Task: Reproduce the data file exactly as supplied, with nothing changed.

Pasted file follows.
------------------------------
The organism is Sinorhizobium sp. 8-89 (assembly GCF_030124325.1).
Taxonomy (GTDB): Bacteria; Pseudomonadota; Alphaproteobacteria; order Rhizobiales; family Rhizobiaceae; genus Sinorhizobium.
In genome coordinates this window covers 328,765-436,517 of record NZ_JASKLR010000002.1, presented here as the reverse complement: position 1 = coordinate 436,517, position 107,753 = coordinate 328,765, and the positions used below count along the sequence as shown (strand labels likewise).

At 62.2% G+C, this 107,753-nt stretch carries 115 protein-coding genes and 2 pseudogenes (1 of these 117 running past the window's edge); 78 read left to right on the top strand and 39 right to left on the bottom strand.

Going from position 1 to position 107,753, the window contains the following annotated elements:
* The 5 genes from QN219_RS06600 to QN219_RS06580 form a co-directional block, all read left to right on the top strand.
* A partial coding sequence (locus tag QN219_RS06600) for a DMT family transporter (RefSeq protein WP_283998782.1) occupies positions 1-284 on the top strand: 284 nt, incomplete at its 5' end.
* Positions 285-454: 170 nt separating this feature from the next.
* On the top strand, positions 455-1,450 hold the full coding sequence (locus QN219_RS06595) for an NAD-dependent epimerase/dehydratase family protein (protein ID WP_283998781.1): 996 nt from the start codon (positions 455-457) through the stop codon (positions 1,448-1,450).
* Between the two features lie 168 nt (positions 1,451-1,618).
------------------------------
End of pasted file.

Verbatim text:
The organism is Sinorhizobium sp. 8-89 (assembly GCF_030124325.1).
Taxonomy (GTDB): Bacteria; Pseudomonadota; Alphaproteobacteria; order Rhizobiales; family Rhizobiaceae; genus Sinorhizobium.
In genome coordinates this window covers 328,765-436,517 of record NZ_JASKLR010000002.1, presented here as the reverse complement: position 1 = coordinate 436,517, position 107,753 = coordinate 328,765, and the positions used below count along the sequence as shown (strand labels likewise).

At 62.2% G+C, this 107,753-nt stretch carries 115 protein-coding genes and 2 pseudogenes (1 of these 117 running past the window's edge); 78 read left to right on the top strand and 39 right to left on the bottom strand.

Going from position 1 to position 107,753, the window contains the following annotated elements:
* The 5 genes from QN219_RS06600 to QN219_RS06580 form a co-directional block, all read left to right on the top strand.
* A partial coding sequence (locus tag QN219_RS06600) for a DMT family transporter (RefSeq protein WP_283998782.1) occupies positions 1-284 on the top strand: 284 nt, incomplete at its 5' end.
* Positions 285-454: 170 nt separating this feature from the next.
* On the top strand, positions 455-1,450 hold the full coding sequence (locus QN219_RS06595) for an NAD-dependent epimerase/dehydratase family protein (protein ID WP_283998781.1): 996 nt from the start codon (positions 455-457) through the stop codon (positions 1,448-1,450).
* Between the two features lie 168 nt (positions 1,451-1,618).